Kojey Radical: The Genre Bending Musician of Spoken Word Art!


“Can’t Go Back” thrilling sound accompanied by moving lyrics.

Time to kick it with some old school vibes that are smooth and funky. While the sounds the greet your ears have somewhat of a throwback feel they simultaneously feel very modern for Kojey Radical has found a way to put an original twist hip-hop. Everything about his recent track “Can’t Go Back” feels vibrant. Listeners easily float through the upbeat rhythms which find themselves grounded in the songs sultry baseline. As the track progresses so does the energy until finally we are left with a lively soundscape that acts as the perfect foundation for Kojeys poetic lyrics to take flight.

Artist Bio…

“Born and raised in East London, British Ghanaian Kwadwo Adu Genfi Amponsah aka. Kojey Radical is often described as a “renaissance man”. His family always knew Kojey was destined for something big, but they were never sure what. This level of confidence in him, he says, is a pressure that drove him to pursue his versatile range of talents.

A firmly mixed media artist, since childhood Kojey’s interests and accolades have existed in everything from drawing to dancing, film-directing, fashion and spoken word. He ended up studying illustration at university, while exploring the world of poetry simultaneously, inspired by emerging young black poets such as Suli Breaks.

2018’s series of ‘If Only’, ‘’97’ and ‘Water’ propelled him into the mainstream. A testament to his multidisciplinary approach to art, all these have come alongside an ongoing series of impressive visuals created and co-directed with long-time collaborator, Most Popular Human – most notable of these is the mesmerising 9-minute short film WATER (IF ONLY THEY KNEW) with narration from Michaela Coel.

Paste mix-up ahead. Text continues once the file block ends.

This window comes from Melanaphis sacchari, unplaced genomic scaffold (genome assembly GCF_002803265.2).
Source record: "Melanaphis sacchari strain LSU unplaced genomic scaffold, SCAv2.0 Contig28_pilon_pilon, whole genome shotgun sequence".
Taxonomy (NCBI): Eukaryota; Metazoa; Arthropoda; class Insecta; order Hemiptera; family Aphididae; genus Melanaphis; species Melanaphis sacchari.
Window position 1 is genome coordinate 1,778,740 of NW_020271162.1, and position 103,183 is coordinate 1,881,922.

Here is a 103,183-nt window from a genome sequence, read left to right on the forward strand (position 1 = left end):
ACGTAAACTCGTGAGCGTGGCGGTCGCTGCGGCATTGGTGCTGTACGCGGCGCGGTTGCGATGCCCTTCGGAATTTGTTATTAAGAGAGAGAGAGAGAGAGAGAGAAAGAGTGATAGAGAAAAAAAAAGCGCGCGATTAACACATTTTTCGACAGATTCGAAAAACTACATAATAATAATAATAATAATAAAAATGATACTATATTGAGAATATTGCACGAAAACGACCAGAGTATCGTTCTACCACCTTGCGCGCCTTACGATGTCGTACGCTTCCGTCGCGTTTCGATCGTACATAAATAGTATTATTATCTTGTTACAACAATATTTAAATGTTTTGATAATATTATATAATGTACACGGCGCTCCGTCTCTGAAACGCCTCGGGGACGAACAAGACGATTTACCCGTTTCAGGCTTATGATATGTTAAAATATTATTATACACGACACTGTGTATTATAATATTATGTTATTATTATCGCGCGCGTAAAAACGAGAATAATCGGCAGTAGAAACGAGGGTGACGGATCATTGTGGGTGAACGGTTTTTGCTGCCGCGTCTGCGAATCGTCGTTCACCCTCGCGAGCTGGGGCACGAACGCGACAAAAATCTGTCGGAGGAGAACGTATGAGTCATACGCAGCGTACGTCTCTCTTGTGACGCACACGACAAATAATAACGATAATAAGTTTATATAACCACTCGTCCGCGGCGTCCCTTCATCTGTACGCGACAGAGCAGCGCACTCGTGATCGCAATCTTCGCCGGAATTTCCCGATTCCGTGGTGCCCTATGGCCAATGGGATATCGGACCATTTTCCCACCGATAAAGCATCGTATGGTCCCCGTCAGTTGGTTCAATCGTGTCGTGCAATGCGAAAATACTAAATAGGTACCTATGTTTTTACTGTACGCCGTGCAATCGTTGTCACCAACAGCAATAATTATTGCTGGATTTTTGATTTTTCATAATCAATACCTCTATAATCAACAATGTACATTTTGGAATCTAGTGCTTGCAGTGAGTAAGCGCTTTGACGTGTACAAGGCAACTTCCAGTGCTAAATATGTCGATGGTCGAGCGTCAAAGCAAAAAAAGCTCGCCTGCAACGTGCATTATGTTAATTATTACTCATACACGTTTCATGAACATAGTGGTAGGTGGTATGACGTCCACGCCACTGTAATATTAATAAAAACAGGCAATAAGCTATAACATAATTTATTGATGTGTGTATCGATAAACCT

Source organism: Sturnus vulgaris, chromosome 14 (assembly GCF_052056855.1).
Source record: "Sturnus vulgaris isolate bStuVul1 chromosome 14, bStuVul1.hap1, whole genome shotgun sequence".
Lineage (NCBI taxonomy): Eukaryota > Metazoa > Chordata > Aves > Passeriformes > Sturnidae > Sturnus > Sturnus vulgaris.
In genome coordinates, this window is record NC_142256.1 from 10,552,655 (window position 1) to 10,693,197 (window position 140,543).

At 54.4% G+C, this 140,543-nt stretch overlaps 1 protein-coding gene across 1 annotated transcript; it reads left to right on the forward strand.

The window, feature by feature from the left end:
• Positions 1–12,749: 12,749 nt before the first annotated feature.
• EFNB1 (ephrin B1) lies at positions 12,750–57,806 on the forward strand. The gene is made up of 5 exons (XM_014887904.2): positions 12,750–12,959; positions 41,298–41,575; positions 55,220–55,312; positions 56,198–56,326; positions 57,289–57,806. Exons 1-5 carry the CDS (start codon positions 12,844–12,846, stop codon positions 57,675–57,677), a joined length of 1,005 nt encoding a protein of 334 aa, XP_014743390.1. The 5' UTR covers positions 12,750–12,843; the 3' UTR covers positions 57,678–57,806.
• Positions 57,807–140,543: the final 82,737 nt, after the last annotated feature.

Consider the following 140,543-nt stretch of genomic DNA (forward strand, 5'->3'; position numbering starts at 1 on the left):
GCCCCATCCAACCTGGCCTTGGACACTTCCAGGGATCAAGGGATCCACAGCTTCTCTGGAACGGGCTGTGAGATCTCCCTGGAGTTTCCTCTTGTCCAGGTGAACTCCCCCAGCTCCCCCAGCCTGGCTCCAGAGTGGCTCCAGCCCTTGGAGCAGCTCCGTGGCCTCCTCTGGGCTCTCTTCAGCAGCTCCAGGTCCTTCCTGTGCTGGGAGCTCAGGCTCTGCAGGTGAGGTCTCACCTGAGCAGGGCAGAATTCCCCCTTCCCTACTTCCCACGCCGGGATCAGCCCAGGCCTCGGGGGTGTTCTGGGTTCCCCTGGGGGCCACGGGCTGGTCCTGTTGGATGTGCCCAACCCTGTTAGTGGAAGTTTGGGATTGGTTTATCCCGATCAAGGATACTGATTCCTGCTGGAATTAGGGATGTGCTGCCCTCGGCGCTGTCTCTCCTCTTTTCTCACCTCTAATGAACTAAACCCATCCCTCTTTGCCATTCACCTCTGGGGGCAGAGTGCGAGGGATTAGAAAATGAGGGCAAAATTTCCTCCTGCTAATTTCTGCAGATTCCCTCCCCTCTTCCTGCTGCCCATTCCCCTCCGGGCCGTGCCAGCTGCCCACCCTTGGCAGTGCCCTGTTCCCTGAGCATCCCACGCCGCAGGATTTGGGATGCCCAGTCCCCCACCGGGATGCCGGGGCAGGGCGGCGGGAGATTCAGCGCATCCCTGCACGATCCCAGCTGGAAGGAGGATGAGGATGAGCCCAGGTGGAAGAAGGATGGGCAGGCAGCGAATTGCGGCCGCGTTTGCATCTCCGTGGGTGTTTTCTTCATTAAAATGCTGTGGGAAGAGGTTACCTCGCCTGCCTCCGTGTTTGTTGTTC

Kojey’s work doesn’t really slot into one category: at his explosive live show you’ll be immersed in a dynamic blend of everything from smooth rap to gruff soul to propulsive rock to searing grime, all interjected with pensive moments of spoken word from the poet-turned-musical artist.”

JB Ryans: Where Spoken Word Art Meet Music!


“Confessions of the Brokenhearted” a message for the world.

JB Ryans is a 23-Year-old Singer-Songwriter and producer whose raw lyrics focus back on his life and the challenges he has overcome to inspire others who may be fighting the same battles as he. JB says “there isn’t one singular artist who has inspired my sound… I come from listening to anything that moves me emotionally.” With that said, JB’s sound features an assemblage of airy and harmonic electronic tones, a R&B produced beat to allow the listener to think and feel, combined with elements of pop.

“Confessions of the Brokenhearted” is the debut single and lead track of Singer/Songwriter/Producer JB Ryans eventual album “Confessions of the Brokenhearted”. Ryans created this track as a way to take the last 5 years of his life, going through breakups, heartbreak, and depression and wrap it up into one heartfelt message. To tell everyone that no matter what you are going through, you are not alone and that these things that you are going through, you will make it through them. You will survive.